Saturday, December 12, 2009

Tribal Gunmen Hostage dozens of People

The Mapatuan Massacre in Maguindanao in not yet been solve, the government did all their best to solve this case but now here is another problem that the government face it. Read this news :

The small group of gunmen raided a school in a small farming village in the Agusan valley region of the southern island of Mindanao on Thursday and took 75 hostages, including children and relatives of their local rivals.
Twenty-eight hostages, including 18 children were later freed.
"I outlined to them a certain scenario that would happen if they refused to release the remaining hostages," local social worker Josefina Bajade, the chief government negotiator in the crisis, told AFP.

She would not discuss details. Provincial government officials later met the most senior police and military officials of Agusan del Sur province here to consider their options.
The officials gave no comment but security sources told AFP on condition of anonymity that the use of force to end the crisis could not be ruled out.
About 400 soldiers and police have deployed in the area amid concern that the kidnappers would harm the hostages, who have been forced to sleep on the ground due to the primitive conditions there, according to government officials who visited the area.
The security sources said there were 19 kidnappers armed with assault rifles who were guarding 47 captives held in and around a hut in a clearing of a thickly forested mountain.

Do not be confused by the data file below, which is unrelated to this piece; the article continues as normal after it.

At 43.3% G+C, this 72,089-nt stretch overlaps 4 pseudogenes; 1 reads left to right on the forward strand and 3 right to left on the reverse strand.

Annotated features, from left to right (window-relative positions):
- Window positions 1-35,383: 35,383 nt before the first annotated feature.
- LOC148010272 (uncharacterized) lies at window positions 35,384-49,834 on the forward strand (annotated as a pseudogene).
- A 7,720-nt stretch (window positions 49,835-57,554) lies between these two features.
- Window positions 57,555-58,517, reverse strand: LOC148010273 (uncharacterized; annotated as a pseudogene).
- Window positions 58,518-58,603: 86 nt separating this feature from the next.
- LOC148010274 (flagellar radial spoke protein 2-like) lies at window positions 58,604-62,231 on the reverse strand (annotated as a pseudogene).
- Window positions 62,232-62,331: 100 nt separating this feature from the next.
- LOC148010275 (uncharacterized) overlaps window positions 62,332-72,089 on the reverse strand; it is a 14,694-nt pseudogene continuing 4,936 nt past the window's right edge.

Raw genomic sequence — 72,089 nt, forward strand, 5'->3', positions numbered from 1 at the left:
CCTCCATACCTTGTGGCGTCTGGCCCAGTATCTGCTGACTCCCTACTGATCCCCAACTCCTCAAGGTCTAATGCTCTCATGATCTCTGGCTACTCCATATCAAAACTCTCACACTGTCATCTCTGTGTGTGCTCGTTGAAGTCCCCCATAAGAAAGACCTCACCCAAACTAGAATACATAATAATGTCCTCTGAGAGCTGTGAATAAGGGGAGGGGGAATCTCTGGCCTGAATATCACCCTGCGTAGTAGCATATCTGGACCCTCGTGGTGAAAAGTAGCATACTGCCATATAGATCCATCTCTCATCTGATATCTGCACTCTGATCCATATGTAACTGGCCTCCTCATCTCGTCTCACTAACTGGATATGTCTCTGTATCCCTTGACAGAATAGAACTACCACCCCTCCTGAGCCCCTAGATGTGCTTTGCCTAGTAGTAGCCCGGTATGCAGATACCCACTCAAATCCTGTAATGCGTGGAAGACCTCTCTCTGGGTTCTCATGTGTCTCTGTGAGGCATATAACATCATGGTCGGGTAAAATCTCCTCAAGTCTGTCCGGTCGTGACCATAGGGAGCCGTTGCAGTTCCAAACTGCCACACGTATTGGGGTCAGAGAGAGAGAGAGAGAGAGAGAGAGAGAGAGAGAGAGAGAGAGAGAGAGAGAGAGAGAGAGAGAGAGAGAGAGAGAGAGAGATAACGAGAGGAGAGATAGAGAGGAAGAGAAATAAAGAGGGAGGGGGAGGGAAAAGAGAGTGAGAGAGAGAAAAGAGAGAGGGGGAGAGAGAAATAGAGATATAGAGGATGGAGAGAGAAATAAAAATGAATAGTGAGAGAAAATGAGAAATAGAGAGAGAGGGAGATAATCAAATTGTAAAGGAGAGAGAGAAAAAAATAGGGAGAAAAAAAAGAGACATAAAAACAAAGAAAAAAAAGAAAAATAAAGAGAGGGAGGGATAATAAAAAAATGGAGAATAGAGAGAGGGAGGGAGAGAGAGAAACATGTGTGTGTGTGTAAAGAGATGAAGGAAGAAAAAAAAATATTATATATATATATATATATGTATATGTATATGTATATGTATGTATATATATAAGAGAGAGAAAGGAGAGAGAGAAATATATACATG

They said that while these people had not received formal combat training, they were convinced that the suspects would not hesitate to kill the hostages, noting that some of them have outstanding arrest warrants for clan war-related murders.
"There are 47 hostages still -- 45 men and two women," Santiago Cane, the vice governor of the province who joined the negotiator in her visit to the gunmen's hideout on Friday, when they also delivered food.
"We will continue to negotiate in the hope of producing results," he told AFP.
Bajade visited the gunmen's hideout in a mountainous area early Saturday but returned grim-faced in mid-morning, having failed to win the release of any more hostages after two successful visits that saw the release of 28 others.
Bajade insisted that the government had not set a deadline.
Authorities have identified the gunmen as members of the Manobo tribe, and said the abduction was linked to a long-running clan dispute involving another Manobo family.
Cane said the gunmen's leader, Ondo Perez, told the negotiator he was willing to end the hostage crisis if the government arrested his local rival Joel Tubay and his armed followers, who the official said also have outstanding arrest warrants for murder.
The kidnappers were wary of retribution against their relatives if they surrendered and the Tubay group remained at large, he added.

Cane said the two clans have a long-standing dispute over land that he said has led to several deaths on both sides.
The mass kidnapping was part of a wave of violence that has swept the southern Philippines, where Muslim and communist insurgents mix with warring clans, pirates and corrupt officials.
Islamist militants on the southern island of Basilan are holding three hostages after beheading another captive on Wednesday.

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